Tax season is here, and while you might still be gathering your W-2s, 1099s and other tax documents, the IRS started officially accepting returns on January 24, 2022.
Assuming you weren’t first in line to file on that date, what can you expect when filing your tax return in 2022?
Fortunately, there aren’t many major changes in the tax laws this year.
Still, there are a few updates and changes that could impact your 2021 return. Here’s a quick rundown.
The third round of stimulus checks, also known as economic impact payments (EIPS), were sent in March through December of last year. The EIPs were worth up to $1,400 per person, and they were actually an advance of a tax credit you may be eligible to claim on your 2021 tax return.
If you received Letter 6475 from the IRS, this letter provides details about the third stimulus payment. Hold onto this document to prep for your taxes this year.
In 2021, the The Child Tax Credit was expanded to provide up to $3,600 for each dependent child aged five and younger and up to $3,000 for each child between ages six and 17 of eligible families. The monthly payments delivered half of that amount to parents in equal monthly installments unless they opted out of advanced payments.
If you’re one of the many people who received advanced child tax credit payments in 2021, expect to receive Letter 6419 from the IRS. This is another document to look out for as it will be helpful to have during tax season.
Each year, the IRS updates tax brackets, standard deduction amounts, and other tax code elements to reflect changes in the cost of living due to inflation, which is the increase in the prices of goods and services over time.
Some of those inflation adjustments include:
You can find the complete list of inflation adjustments for the 2021 tax year at IRS.gov.
When a debt is forgiven, the lender cancels some or all of the debt you owe, and you’re no longer required to repay it. Typically, forgiven debt is taxable income.
However, if you were able to get some or all of your student loans forgiven in 2021, you won’t owe taxes on the forgiven amount thanks to the Student Loan Tax Relief Act, which cancels up to $50,000 in federal student loan debt.
For 2020 tax returns, the American Rescue Plan made up to $10,200 of unemployment benefits tax-free. This tax benefit is available only to those whose modified adjusted gross income is under $150,000 during 2020.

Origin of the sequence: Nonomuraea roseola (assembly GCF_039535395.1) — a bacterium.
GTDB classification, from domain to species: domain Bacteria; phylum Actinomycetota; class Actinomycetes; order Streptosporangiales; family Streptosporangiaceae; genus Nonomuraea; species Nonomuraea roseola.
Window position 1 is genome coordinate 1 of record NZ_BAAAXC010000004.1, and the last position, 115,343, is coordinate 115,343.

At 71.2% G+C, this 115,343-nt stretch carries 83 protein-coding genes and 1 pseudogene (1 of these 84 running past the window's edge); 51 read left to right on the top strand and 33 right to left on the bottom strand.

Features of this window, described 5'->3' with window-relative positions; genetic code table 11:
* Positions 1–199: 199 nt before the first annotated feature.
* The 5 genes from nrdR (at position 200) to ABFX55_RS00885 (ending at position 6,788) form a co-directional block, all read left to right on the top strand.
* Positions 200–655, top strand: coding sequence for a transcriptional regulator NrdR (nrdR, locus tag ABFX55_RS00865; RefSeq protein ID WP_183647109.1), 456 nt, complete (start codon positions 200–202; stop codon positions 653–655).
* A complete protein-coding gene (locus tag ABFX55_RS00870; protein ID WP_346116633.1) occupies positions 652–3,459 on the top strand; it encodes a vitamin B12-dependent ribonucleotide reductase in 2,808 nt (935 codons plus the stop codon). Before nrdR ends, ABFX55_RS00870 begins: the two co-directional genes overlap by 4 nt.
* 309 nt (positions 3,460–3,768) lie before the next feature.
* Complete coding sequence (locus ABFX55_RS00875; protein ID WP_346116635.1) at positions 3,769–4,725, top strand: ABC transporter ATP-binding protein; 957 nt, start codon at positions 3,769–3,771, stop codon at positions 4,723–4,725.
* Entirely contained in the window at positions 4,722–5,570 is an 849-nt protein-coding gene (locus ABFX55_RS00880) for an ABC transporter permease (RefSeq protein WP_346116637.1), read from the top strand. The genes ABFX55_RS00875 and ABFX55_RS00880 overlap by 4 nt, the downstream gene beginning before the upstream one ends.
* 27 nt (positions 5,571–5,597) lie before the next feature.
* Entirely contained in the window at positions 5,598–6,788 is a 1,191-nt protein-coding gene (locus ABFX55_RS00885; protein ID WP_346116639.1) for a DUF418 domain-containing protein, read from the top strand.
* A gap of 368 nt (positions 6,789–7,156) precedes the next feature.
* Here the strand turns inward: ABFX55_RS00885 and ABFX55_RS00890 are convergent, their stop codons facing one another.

Unfortunately, that provision expired at the end of 2020. So if you received unemployment income in 2021, you can expect to pay taxes on those benefits this year.
The pandemic was tough on everyone--including the IRS. The agency is still working through a backlog of paper returns and correspondence from last year and dealing with funding and staffing issues. Those delays are likely to impact the 2022 filing season.
In a press release, IRS Commissioner Chuck Rettig suggested three steps taxpayers can take to help ensure their 2021 tax return isn’t held up. Those recommendations include:
According to the IRS, most taxpayers can expect to receive their refund within 21 days of filing if they e-file, choose direct deposit, and have no other issues with their return.
The good news? You have a few extra days to file your return this year. Due to the Emancipation Day holiday in Washington, D.C., most people have to file a return by April 18, 2022, instead of the typical April 15 deadline. As for taxpayers in Maine or Massachusetts, you’ll enjoy an extra 24 hours because the Patriots Day holiday in those states moves your tax filing deadline to April 19, 2022.
Janet Berry-Johnson is a CPA. Before leaving the accounting world to focus on freelance writing, she specialized in income tax consulting and compliance for individuals and small businesses. She lives in Omaha, Nebraska with her husband and son and their rescue dog, Dexter.
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